1. Referrals of asserted IRC 6694(a) penalties to OPR should be based on a pattern of failing to meet the required penalty standards under IRC 6694(a).
  2. Asserted preparer penalties under IRC 6694(b) (e.g., a willful attempt to understate the liability for tax) for attorneys, CPAs, enrolled agents, enrolled actuaries, enrolled retirement plan agents, and appraisers are mandatory referrals to OPR.
  3. For IRC 6695(a) through (g)(generally the (a) failure to furnish copy of return; (b) Failure to sign return; (d) failure to keep a copy of tax return or list of taxpayer), examiners should exercise discretion in making referrals to OPR.
  4. Anytime a penalty for promoting abusive tax shelters under IRC 6700 is assessed.
  5. Anytime injunctive action under IRC 7407 (injunction of a tax return preparer) or IRC 7408 (Injunction of specified conduct relating to tax shelters and reportable transaction) is pursued.[8]

Referrals are mandatory for violations of IRC §§ 6694(b), 6700, 6701(a), 7407 and 7408. Referrals are discretionary for violations of IRC §§ 6694(a), 6695 and 6702 (frivolous tax returns or submissions). However, the referral should be anticipated if any of the above penalties appear to become a pattern across taxpayers, tax issues or tax years since this could indicate reckless conduct or lack of competence.

Other circumstances that might anticipate a referral to OPR include inaccurate or unreasonable entries/omissions on tax returns, financial statements and other documents; a lack of due diligence exercised by the practitioner; a willful attempt by the practitioner to evade the payment/assessment of any Federal tax; cashing, diverting or splitting a taxpayer’s refund by any means, electronic or otherwise; “Patterns” of misconduct involving multiple years, multiple clients or inappropriate/unprofessional conduct demonstrated to multiple IRS employees; potential conflict of interest situations, such as representation of both spouses who have a joint liability or when representation is affected by competing interests of the practitioner; and any willful violation of Cir. 230.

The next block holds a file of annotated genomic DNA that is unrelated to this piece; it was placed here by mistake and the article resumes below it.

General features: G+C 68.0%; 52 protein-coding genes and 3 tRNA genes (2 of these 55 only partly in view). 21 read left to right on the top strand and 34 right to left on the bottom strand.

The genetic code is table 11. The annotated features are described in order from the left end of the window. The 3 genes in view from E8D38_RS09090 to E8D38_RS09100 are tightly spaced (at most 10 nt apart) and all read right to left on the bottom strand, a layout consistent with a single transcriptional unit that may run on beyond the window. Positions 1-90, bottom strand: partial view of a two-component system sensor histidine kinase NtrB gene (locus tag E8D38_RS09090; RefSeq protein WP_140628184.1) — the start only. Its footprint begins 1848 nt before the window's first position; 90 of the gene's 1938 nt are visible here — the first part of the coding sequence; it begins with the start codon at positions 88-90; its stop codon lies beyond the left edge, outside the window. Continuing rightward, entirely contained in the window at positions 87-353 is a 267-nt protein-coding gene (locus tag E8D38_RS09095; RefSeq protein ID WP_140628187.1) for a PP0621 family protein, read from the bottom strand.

OPR may, after notice and an opportunity for a conference, negotiate an appropriate level of discipline with a practitioner; or, initiate an administrative proceeding to Censure (a public reprimand), Suspend (one to fifty-nine months), or Disbar (five years) the practitioner. OPR may also, after notice and an opportunity for a conference, disqualify an appraiser from further submissions in connection with tax matters.